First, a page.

As far as remakes go, most typically aren’t as sophisticated or handled with as much care as Steven Spielberg’s WEST SIDE STORY. Most remakes these days feel like cash grabs or an attempt to capitalize off of a preexisting property without putting a great amount of effort in, which gives the word a bad connotation in film discussion. With just the very first shot of WEST SIDE STORY, filmgoers will know that this particular remake has something entirely different in mind. The time and effort put into this film is clearly unparalleled and curated with such precision that it puts most other musicals to shame. Spielberg, for someone who has not yet helmed a full-on musical such as this, knows exactly how to make an all-time great musical, and his version of this classic story rivals the original in terms of quality.
Those who don’t yet know the plot of this classic Broadway musical should know that it is basically a remake of Shakespeare’s Romeo & Juliet but with two rival gangs in New York City instead of the Capulets and Montagues. The Jets, an all-white gang, are constantly fighting with the Sharks, a proudly Puerto Rican gang, for the turf of their poor city neighborhood that will soon be demolished to make way for the future Lincoln Center. At a dance in which both gangs are in attendance, Tony (Ansel Elgort), a member of the Jets, and María (Rachel Zegler), a member of the Sharks, fall in love at first sight much to their families’ dismay. Their relationship quickly causes even more war between the two gangs, and things quickly escalate to a level of violence that neither gang could have possibly foreseen .
For a musical, WEST SIDE STORY has a remarkably dark plot, yet one of the greatest characteristics of the movie is the joy and celebration in its musical numbers. Spielberg directs and choreographs some of the best musical dance numbers ever put to film, showcasing a level of specificity and talent that comes with a sense of wonder as to how any of it was accomplished. The ensemble cast of this film is great on every level — Spielberg made sure to cast the most talented dancers from both film and Broadway to round out his heavily ambitious sequences. The ensemble musical numbers are helmed with the same high level of skill as the action sequences in Raiders of the Lost Ark, showcasing Spielberg’s immense range as a filmmaker.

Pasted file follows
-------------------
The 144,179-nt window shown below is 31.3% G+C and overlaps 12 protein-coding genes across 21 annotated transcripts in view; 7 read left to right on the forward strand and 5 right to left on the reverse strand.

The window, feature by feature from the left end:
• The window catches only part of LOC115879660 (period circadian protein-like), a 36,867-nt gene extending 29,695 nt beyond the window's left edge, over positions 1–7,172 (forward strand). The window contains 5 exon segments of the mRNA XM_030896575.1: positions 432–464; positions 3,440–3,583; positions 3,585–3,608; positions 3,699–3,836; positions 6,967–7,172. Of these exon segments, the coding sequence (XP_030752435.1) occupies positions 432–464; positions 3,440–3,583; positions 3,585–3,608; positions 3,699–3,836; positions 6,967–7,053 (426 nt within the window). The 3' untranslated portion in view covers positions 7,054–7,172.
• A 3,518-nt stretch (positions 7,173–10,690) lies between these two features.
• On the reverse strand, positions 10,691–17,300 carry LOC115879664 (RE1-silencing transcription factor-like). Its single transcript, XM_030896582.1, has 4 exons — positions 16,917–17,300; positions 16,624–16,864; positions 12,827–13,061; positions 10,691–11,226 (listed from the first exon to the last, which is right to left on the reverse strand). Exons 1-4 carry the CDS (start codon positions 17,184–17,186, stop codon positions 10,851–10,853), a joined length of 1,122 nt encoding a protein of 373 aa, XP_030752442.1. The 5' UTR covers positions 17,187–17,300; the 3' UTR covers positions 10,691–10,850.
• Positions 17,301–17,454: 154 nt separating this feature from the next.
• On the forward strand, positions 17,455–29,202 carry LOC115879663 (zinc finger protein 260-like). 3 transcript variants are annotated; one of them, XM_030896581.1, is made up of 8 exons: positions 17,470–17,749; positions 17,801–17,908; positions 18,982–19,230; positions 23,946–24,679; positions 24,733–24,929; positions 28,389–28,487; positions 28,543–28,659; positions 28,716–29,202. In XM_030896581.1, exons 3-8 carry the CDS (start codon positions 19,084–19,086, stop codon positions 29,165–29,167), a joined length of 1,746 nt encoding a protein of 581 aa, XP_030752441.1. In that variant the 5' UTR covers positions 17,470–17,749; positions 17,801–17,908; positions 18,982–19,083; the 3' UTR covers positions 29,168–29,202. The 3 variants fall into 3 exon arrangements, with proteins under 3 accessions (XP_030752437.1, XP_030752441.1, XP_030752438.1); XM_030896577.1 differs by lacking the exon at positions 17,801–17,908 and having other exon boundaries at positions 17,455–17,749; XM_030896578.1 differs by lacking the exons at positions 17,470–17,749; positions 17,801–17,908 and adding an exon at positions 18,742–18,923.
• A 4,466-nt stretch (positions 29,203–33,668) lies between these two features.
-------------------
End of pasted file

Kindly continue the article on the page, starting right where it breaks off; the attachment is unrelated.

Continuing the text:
Spielberg also did not waste time on casting the lead roles, almost all of whom are stellar and future stars-in-the-making. Rachel Zegler, who plays María, has one of the best singing voices in a Hollywood movie while also being able to steal any scene she’s in. Both Zegler and Ariana DeBose, who plays Anita with a passion and heartbreak that showcases her immense range, are A-listers in the making, and it wouldn’t be surprising to see them both pop up again over the next couple of years. However, the true highlight for me is Mike Faist as Riff, who not only nails the complicated dance numbers near the beginning, but showcases a hidden emotional vulnerability behind his tough-guy persona. Faist’s fantastic performance is a stark contrast to one of the film’s biggest weaknesses in multiple respects: Ansel Elgort. He is never terrible as Tony, but he plays his role in an average and forgettable manner, which is nowhere near the transcendent performances of people like Zegler or Faist.
This performance ends up impacting the plot, for the relationship between Tony and María does not hit the audience in the way it should for the last act to have its full effect. It does succeed in many ways, but certain emotional beats don’t seem to land as much as the original. This isn’t to say that the last act is not immensely moving because of Spielberg’s symbolic direction, but certain plot beats leading up to the final moments feel weak and irrational in a way that does not add to the message of the film. Much of what I love about the new WEST SIDE STORY is how the hubris and pride of the men in this story escalates the hardship both gangs end up facing. However, sometimes these bad decisions are carried out by both male and female characters just to further the plot, which leaves the script contradicting some of the better themes of the story.
Many people have focused on the glaring flaws of WEST SIDE STORY as being evidence to not seek it out, but this musical is far more than one actor or one plot point can make or break. The cross-cultural messages and commentary on the defensive masculine culture that negatively impacts all groups is powerful and worth the revisit, and the talent involved is immense. I can only imagine how long the rehearsal period was to prepare for almost every scene in this two hour and 35 minute epic, and the cast and crew clearly dedicated themselves to pulling off some of these near impossible feats. In general, Spielberg’s WEST SIDE STORY is a rarity, for it proves that a remake can match the quality of the original. It may have flaws that hold the film back from greatness, but this achievement is not one that should be taken lightly.